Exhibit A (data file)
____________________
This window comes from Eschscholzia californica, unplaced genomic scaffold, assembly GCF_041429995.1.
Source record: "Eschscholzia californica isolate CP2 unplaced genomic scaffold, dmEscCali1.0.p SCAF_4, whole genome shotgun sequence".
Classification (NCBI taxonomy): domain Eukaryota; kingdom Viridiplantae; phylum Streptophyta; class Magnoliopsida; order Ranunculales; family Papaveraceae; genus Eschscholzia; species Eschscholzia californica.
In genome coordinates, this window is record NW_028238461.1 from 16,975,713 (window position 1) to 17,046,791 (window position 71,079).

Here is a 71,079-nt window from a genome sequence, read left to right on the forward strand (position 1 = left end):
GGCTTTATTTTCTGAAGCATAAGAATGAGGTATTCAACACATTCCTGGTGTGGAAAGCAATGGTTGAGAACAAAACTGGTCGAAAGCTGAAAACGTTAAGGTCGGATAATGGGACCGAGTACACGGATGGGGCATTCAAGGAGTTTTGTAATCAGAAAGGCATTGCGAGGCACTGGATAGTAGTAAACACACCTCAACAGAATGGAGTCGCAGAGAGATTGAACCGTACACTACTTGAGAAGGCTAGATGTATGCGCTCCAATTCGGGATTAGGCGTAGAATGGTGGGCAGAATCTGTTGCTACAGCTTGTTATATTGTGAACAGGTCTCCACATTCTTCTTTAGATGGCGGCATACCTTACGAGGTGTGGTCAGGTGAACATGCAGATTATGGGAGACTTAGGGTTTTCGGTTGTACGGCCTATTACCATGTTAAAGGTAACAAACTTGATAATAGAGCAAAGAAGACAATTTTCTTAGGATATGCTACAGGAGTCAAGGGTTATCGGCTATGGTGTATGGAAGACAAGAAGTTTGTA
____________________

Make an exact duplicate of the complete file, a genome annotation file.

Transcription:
This window comes from Eschscholzia californica, unplaced genomic scaffold, assembly GCF_041429995.1.
Source record: "Eschscholzia californica isolate CP2 unplaced genomic scaffold, dmEscCali1.0.p SCAF_4, whole genome shotgun sequence".
Classification (NCBI taxonomy): domain Eukaryota; kingdom Viridiplantae; phylum Streptophyta; class Magnoliopsida; order Ranunculales; family Papaveraceae; genus Eschscholzia; species Eschscholzia californica.
In genome coordinates, this window is record NW_028238461.1 from 16,975,713 (window position 1) to 17,046,791 (window position 71,079).

Here is a 71,079-nt window from a genome sequence, read left to right on the forward strand (position 1 = left end):
GGCTTTATTTTCTGAAGCATAAGAATGAGGTATTCAACACATTCCTGGTGTGGAAAGCAATGGTTGAGAACAAAACTGGTCGAAAGCTGAAAACGTTAAGGTCGGATAATGGGACCGAGTACACGGATGGGGCATTCAAGGAGTTTTGTAATCAGAAAGGCATTGCGAGGCACTGGATAGTAGTAAACACACCTCAACAGAATGGAGTCGCAGAGAGATTGAACCGTACACTACTTGAGAAGGCTAGATGTATGCGCTCCAATTCGGGATTAGGCGTAGAATGGTGGGCAGAATCTGTTGCTACAGCTTGTTATATTGTGAACAGGTCTCCACATTCTTCTTTAGATGGCGGCATACCTTACGAGGTGTGGTCAGGTGAACATGCAGATTATGGGAGACTTAGGGTTTTCGGTTGTACGGCCTATTACCATGTTAAAGGTAACAAACTTGATAATAGAGCAAAGAAGACAATTTTCTTAGGATATGCTACAGGAGTCAAGGGTTATCGGCTATGGTGTATGGAAGACAAGAAGTTTGTA